But what you may not know is that our boy had lived in 6 foster homes by the age of four and when he came to us at four and half years old, he didn’t know how to give a kiss (he’d come at you with his mouth wide open if you asked for a kiss which was cute and all but…) and he didn’t know how respond when we told him ‘I love you’. Because I do know this, what I see is a boy who now knows what love and family is and is afraid of loosing it so he needs constant reassurance that it is there. All the time. Every day. 492 times a day. And if he doesn’t get that reassurance then his anxiety increases and then his behaviour escalates and then he says it more and we enter the vicious-cycle-drive-you-crazy-if–I-hear-I-love-you-one-more-time-I-might-loose-it-zone.

What you probably see when you look at Jonathan is an amazing eater. You may see a boy who loves food and is not picky like many 6 year olds. He’ll eat sushi, salad, any fruit or vegetable, fish, meat, home cooked, take out, fast food and his new favorite – oysters. You name it, he’s all over it. You probably think we are so lucky to have such a great eater.

But what you may not know is that Jonathan spent the first couple years of his life with no consistency, no being held or rocked to sleep, no tickles and giggles and ooohs and awwws, no hearing a sound in the world, no communication and some brightly coloured koolaide in his bottle (at least that’s what it looks like from some pictures we have). So, what I see is a boy who didn’t get consistent, nutritious, good food, many times a day. Every day. I see a boy who asks what’s for dinner after breakfast because he needs reassurance that there will indeed be dinner. I see a boy who will eat and eat and eat because somewhere deep in neuroconnection land there is still something telling him that this may be the last so pack it in while you can kid. At any given meal he will eat more than his dad if we don’t control his food. While I am so grateful to have a kid that is not picky and that is adventurous in food, like most adopted families we gots food issues.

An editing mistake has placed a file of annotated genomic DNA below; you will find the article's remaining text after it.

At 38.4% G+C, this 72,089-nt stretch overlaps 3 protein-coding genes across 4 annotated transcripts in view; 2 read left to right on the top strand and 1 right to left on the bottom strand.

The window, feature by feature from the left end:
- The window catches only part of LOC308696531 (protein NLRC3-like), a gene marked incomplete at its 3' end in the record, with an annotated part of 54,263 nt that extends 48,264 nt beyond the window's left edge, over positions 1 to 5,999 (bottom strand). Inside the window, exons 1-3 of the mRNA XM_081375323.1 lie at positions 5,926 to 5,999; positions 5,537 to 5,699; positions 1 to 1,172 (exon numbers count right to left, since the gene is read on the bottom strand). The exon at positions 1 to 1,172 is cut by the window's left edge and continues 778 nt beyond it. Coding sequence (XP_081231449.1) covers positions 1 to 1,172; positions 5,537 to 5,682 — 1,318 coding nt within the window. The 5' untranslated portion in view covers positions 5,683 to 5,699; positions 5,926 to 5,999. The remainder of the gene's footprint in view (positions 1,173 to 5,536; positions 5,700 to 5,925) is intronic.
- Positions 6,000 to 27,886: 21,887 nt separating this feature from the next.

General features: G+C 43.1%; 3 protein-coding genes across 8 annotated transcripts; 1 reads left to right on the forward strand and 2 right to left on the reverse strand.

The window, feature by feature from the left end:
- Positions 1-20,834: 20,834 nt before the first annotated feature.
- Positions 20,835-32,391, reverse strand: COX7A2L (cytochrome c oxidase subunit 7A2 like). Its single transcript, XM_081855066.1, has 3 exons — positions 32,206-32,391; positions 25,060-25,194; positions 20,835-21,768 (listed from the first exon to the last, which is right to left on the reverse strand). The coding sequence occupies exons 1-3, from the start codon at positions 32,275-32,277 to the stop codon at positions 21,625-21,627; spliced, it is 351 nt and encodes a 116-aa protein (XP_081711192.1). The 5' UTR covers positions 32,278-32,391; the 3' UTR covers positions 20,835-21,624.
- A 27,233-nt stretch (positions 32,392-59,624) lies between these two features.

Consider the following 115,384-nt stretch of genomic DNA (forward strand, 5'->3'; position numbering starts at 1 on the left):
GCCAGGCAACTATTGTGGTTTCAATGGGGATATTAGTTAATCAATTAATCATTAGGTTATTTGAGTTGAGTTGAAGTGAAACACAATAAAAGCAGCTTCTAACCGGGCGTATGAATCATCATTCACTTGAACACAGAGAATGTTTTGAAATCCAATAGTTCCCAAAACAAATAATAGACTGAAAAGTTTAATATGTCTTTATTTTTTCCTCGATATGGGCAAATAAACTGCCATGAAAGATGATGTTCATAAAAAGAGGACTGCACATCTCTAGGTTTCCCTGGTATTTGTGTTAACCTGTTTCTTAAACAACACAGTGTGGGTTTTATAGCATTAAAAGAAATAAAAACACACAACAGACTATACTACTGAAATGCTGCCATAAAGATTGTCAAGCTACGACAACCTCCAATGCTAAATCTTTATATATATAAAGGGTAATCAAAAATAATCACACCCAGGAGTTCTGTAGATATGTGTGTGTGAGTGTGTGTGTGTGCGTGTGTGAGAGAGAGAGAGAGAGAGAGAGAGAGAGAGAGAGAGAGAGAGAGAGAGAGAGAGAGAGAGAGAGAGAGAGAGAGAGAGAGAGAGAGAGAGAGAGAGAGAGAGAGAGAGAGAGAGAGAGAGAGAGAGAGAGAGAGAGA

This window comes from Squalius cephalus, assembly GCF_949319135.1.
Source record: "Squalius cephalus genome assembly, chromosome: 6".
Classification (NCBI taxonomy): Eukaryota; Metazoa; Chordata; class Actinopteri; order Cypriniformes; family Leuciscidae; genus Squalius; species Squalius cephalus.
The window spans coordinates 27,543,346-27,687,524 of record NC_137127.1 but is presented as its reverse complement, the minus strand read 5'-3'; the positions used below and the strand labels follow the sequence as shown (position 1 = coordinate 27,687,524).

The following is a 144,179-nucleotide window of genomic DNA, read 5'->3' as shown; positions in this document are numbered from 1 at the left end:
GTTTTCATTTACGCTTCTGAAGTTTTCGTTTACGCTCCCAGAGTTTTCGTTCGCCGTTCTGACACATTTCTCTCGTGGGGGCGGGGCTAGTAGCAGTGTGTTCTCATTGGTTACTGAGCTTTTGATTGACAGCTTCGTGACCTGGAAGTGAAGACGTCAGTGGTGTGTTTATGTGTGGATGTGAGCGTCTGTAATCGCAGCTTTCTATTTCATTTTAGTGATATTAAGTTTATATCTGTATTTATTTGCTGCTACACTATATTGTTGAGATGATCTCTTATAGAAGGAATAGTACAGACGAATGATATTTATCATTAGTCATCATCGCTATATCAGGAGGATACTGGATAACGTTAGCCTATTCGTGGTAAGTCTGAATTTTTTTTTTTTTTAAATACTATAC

You might see a boy who is just being a kid – one who likes to keep all kinds of things that seem meaningless – bits of paper, string, fliers, random objects, garbage, bits and pieces of this and that. You may think he is very clever and imaginative to create stories and be able to play with nothing but a scrap of paper, a domino and a bread tab.